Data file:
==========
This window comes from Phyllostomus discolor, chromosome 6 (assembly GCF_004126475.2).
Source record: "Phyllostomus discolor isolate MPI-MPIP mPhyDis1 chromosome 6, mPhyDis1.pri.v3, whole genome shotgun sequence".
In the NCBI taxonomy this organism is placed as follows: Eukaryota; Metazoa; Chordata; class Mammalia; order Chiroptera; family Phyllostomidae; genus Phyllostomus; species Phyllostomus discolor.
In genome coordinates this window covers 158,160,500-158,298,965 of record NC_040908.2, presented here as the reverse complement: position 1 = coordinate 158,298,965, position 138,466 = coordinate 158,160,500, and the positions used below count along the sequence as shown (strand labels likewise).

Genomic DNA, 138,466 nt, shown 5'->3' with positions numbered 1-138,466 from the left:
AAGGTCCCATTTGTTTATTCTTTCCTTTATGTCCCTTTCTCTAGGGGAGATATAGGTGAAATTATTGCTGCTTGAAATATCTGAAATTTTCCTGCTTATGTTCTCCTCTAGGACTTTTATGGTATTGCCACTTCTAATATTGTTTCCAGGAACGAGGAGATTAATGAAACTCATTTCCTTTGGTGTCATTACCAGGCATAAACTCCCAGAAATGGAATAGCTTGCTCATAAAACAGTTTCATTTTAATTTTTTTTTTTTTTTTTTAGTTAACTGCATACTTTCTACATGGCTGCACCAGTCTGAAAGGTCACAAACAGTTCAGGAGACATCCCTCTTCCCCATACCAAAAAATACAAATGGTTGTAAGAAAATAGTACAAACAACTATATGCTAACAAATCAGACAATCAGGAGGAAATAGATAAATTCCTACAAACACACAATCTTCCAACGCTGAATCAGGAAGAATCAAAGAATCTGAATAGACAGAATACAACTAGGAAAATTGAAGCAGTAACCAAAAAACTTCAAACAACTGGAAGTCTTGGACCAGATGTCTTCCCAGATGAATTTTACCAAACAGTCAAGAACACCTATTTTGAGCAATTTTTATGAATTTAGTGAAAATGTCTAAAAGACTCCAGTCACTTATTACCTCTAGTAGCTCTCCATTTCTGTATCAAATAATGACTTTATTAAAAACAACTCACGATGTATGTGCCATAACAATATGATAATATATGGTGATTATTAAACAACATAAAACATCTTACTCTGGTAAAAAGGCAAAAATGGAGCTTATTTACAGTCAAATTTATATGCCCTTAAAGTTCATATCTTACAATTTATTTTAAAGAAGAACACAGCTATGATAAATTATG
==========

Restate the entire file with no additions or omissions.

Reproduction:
This window comes from Phyllostomus discolor, chromosome 6 (assembly GCF_004126475.2).
Source record: "Phyllostomus discolor isolate MPI-MPIP mPhyDis1 chromosome 6, mPhyDis1.pri.v3, whole genome shotgun sequence".
In the NCBI taxonomy this organism is placed as follows: Eukaryota; Metazoa; Chordata; class Mammalia; order Chiroptera; family Phyllostomidae; genus Phyllostomus; species Phyllostomus discolor.
In genome coordinates this window covers 158,160,500-158,298,965 of record NC_040908.2, presented here as the reverse complement: position 1 = coordinate 158,298,965, position 138,466 = coordinate 158,160,500, and the positions used below count along the sequence as shown (strand labels likewise).

Genomic DNA, 138,466 nt, shown 5'->3' with positions numbered 1-138,466 from the left:
AAGGTCCCATTTGTTTATTCTTTCCTTTATGTCCCTTTCTCTAGGGGAGATATAGGTGAAATTATTGCTGCTTGAAATATCTGAAATTTTCCTGCTTATGTTCTCCTCTAGGACTTTTATGGTATTGCCACTTCTAATATTGTTTCCAGGAACGAGGAGATTAATGAAACTCATTTCCTTTGGTGTCATTACCAGGCATAAACTCCCAGAAATGGAATAGCTTGCTCATAAAACAGTTTCATTTTAATTTTTTTTTTTTTTTTTTAGTTAACTGCATACTTTCTACATGGCTGCACCAGTCTGAAAGGTCACAAACAGTTCAGGAGACATCCCTCTTCCCCATACCAAAAAATACAAATGGTTGTAAGAAAATAGTACAAACAACTATATGCTAACAAATCAGACAATCAGGAGGAAATAGATAAATTCCTACAAACACACAATCTTCCAACGCTGAATCAGGAAGAATCAAAGAATCTGAATAGACAGAATACAACTAGGAAAATTGAAGCAGTAACCAAAAAACTTCAAACAACTGGAAGTCTTGGACCAGATGTCTTCCCAGATGAATTTTACCAAACAGTCAAGAACACCTATTTTGAGCAATTTTTATGAATTTAGTGAAAATGTCTAAAAGACTCCAGTCACTTATTACCTCTAGTAGCTCTCCATTTCTGTATCAAATAATGACTTTATTAAAAACAACTCACGATGTATGTGCCATAACAATATGATAATATATGGTGATTATTAAACAACATAAAACATCTTACTCTGGTAAAAAGGCAAAAATGGAGCTTATTTACAGTCAAATTTATATGCCCTTAAAGTTCATATCTTACAATTTATTTTAAAGAAGAACACAGCTATGATAAATTATG